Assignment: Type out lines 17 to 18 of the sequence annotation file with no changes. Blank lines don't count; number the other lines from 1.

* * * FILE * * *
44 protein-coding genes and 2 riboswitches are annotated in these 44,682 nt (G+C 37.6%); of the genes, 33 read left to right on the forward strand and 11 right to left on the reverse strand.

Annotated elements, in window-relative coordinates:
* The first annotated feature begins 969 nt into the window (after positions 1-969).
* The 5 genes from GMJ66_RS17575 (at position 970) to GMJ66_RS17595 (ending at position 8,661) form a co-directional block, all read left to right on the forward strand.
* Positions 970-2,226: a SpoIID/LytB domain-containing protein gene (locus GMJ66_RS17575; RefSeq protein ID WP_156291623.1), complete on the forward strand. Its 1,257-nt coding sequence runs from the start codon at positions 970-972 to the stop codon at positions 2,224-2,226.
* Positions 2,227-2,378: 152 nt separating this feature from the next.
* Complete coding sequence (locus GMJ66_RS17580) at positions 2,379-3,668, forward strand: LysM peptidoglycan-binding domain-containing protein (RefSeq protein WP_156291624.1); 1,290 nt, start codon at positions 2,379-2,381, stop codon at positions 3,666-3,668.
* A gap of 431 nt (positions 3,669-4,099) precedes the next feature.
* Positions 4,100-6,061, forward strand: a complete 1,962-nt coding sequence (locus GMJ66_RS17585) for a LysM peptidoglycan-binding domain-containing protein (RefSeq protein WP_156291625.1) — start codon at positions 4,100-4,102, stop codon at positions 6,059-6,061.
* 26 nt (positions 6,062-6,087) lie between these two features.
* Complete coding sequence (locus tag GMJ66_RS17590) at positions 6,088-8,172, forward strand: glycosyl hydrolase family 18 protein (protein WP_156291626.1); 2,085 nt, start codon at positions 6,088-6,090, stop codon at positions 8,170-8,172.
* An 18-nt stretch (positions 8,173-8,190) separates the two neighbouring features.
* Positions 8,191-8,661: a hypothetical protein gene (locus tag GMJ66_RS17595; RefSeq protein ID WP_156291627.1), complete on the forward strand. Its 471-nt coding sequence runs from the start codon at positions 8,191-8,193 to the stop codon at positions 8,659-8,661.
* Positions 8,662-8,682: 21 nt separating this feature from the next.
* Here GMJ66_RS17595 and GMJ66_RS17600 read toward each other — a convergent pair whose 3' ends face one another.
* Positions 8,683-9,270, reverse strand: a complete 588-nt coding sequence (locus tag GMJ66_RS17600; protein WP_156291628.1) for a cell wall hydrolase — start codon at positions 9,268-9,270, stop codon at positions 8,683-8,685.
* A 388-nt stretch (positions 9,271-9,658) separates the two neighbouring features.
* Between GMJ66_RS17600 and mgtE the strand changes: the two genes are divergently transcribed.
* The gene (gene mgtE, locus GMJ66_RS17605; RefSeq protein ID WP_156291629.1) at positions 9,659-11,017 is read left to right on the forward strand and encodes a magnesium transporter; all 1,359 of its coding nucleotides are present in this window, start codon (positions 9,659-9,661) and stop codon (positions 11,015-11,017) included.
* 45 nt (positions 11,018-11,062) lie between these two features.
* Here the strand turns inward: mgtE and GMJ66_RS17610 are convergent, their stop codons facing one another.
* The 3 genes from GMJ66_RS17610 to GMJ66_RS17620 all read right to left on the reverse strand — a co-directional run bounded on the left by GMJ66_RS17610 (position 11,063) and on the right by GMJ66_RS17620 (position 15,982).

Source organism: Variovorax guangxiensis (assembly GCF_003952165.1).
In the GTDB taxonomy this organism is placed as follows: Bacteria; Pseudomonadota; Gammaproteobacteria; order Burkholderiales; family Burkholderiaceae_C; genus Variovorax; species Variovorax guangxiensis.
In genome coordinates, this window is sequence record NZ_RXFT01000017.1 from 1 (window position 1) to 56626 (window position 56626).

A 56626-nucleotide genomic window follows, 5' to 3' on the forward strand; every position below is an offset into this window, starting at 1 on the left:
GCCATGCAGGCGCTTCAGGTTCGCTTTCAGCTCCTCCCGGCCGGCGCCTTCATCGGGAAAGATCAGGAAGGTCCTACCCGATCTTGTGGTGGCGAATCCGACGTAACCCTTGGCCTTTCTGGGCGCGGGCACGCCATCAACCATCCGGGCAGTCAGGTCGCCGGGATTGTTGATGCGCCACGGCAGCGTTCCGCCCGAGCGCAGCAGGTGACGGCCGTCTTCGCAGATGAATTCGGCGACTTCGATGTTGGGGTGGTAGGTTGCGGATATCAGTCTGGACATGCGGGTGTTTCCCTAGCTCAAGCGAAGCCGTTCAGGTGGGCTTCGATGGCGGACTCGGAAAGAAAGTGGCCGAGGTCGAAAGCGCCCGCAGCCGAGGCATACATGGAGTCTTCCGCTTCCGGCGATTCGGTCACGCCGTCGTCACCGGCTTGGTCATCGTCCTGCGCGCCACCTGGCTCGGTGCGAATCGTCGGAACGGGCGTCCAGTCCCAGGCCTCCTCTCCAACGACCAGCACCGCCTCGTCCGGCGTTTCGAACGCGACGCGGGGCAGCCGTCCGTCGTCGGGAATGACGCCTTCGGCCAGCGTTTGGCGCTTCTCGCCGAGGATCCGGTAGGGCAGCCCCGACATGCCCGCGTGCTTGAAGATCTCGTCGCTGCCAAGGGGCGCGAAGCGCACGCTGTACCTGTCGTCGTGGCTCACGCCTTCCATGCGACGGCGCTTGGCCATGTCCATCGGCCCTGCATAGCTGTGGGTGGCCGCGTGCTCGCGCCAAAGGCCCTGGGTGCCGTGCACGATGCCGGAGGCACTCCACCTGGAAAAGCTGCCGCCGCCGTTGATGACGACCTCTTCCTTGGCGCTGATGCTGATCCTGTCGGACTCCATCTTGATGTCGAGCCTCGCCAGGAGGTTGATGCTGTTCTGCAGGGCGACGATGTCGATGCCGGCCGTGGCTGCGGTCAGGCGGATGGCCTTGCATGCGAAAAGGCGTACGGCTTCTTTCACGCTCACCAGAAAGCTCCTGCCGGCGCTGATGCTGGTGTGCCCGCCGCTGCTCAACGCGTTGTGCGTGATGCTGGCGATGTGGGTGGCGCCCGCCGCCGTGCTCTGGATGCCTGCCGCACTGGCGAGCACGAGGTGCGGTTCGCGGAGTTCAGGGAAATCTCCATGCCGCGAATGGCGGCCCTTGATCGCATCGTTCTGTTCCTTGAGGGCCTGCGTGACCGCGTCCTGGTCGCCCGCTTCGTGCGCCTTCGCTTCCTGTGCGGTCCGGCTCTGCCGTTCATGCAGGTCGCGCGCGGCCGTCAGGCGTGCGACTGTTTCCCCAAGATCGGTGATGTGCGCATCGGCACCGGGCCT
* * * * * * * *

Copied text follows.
* A 388-nt stretch (positions 9,271-9,658) separates the two neighbouring features.
* Between GMJ66_RS17600 and mgtE the strand changes: the two genes are divergently transcribed.